Category Archives: Universal Credit

Child charity says DWP is unlawfully demanding Universal Credit repayments

Any opportunity to persecute: the DWP has found a way to force suffering onto people who had to claim Universal Credit because of Covid-19.

This is another classic con from the Tory-run Department for Social Security.

Last year, the DWP suspended face-to-face identity checks for Universal Credit, in anticipation of a glut of claims as Covid-19 bit into people’s jobs.

But now the government department has reinstated identity checks – retrospectively – even demanding ID from people who have closed their claims and could not receive the notification.

As a result “significant” numbers of people have failed to provide this information within the DWP’s 14-day deadline and have been judged to have been overpaid amounts up to £13,000.

Worse, people who have uploaded proof of their identity to their online Universal Credit journal have discovered that their claim has still been terminated and demands made for repayment.

And to top it all off, the DWP has arranged with employers to have money deducted from claimants’ pay packets at a rate of up to 20 per cent of their earnings.

The Child Poverty Action Group is helping some of the people affected and said many of the cases involved people who were unaware the DWP wanted retrospective evidence because they were no longer claiming universal credit, and no longer checked their online journal for DWP messages.

CPAG said the DWP had presumed that claimants’ failure to respond to a request for evidence a year after they claimed meant they were not entitled to the award in the first place.

The charity says this behaviour by the DWP is unlawful.

The Guardian approached the DWP for comment and – in typical style – it avoided the issue.

A spokesperson asserted that it is “right and lawful” that the department seeks to recover payments to which claimants were not entitled.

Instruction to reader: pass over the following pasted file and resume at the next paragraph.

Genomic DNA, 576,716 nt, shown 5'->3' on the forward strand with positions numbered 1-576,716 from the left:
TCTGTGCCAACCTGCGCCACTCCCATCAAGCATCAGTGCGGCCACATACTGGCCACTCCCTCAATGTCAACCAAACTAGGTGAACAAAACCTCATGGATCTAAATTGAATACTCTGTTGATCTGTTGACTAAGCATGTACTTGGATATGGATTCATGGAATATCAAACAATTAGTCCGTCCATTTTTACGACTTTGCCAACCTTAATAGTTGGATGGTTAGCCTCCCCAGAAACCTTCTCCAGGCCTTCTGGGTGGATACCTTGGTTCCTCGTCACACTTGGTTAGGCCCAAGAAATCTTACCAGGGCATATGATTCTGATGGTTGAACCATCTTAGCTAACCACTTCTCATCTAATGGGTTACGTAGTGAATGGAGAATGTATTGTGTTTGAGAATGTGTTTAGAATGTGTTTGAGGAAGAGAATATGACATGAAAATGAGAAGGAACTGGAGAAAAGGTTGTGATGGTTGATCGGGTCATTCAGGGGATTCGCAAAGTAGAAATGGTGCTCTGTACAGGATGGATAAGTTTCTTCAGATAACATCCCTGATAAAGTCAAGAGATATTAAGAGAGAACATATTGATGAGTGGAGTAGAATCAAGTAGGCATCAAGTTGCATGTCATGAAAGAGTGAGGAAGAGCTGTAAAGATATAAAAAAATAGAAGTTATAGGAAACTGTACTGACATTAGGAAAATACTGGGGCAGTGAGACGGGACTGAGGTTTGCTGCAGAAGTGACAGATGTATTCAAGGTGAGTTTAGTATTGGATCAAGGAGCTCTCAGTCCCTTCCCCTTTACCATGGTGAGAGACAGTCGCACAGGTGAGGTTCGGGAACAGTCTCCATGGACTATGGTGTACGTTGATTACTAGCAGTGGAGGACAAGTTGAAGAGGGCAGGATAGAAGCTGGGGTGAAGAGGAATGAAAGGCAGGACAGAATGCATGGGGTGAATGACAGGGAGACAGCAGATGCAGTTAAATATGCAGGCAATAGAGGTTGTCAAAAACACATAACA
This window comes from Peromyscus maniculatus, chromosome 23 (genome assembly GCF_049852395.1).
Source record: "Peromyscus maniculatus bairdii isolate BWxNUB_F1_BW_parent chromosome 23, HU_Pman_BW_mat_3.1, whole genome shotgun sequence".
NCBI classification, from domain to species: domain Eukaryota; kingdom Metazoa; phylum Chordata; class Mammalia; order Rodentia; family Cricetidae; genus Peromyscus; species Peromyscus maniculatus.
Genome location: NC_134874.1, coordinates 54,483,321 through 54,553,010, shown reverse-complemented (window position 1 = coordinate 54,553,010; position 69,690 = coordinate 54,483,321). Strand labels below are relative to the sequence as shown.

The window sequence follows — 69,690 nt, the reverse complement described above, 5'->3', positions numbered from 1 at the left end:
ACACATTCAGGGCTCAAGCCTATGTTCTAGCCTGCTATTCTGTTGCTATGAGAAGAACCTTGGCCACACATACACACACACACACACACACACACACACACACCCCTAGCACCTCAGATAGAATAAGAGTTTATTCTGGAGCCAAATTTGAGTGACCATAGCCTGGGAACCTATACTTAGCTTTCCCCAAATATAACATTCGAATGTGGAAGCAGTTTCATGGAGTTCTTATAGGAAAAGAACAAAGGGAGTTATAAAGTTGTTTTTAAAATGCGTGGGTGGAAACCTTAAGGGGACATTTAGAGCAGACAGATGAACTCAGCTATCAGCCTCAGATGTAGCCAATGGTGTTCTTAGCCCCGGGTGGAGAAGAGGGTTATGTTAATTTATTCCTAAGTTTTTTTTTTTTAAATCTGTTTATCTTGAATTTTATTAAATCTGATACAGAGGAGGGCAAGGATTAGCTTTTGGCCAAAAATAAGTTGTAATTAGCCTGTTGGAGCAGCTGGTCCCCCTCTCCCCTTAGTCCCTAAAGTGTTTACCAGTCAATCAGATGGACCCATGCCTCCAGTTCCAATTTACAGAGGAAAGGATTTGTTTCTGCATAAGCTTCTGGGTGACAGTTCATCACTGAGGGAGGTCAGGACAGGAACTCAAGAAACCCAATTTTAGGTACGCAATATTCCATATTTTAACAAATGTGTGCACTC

It seems the DWP has nothing to say about the possibility that it is wrongly taking money from people who did not know that any attempt to contact them or prove their identity had been made – until money started disappearing from their bank accounts.

If cash went missing from my bank account, I would call it theft and take appropriate action.

But the best advice, for any of the 99,000 people who claimed Universal Credit and didn’t have a face-to-face interview, who hasn’t – to their knowledge – been contacted, is to get in touch with the DWP yourself.

Contact them by the fastest possible method to find out whether they want proof of ID. Provide some ID pre-emptively if you feel like it. And keep a personal record of the information you send, in case it is (accidentally?) deleted from the Universal Credit journal or a correspondence file.

Then, if anyone tries to deduct cash unilaterally, you’ll be able to provide evidence that you have done your part and it is the DWP that is at fault.

Turn the tables on them. That’ll be fun, won’t it?

Source: Universal credit claimants were sent unlawful demands to repay, says charity | Universal credit | The Guardian

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Labour is so shifty it won’t commit to help anybody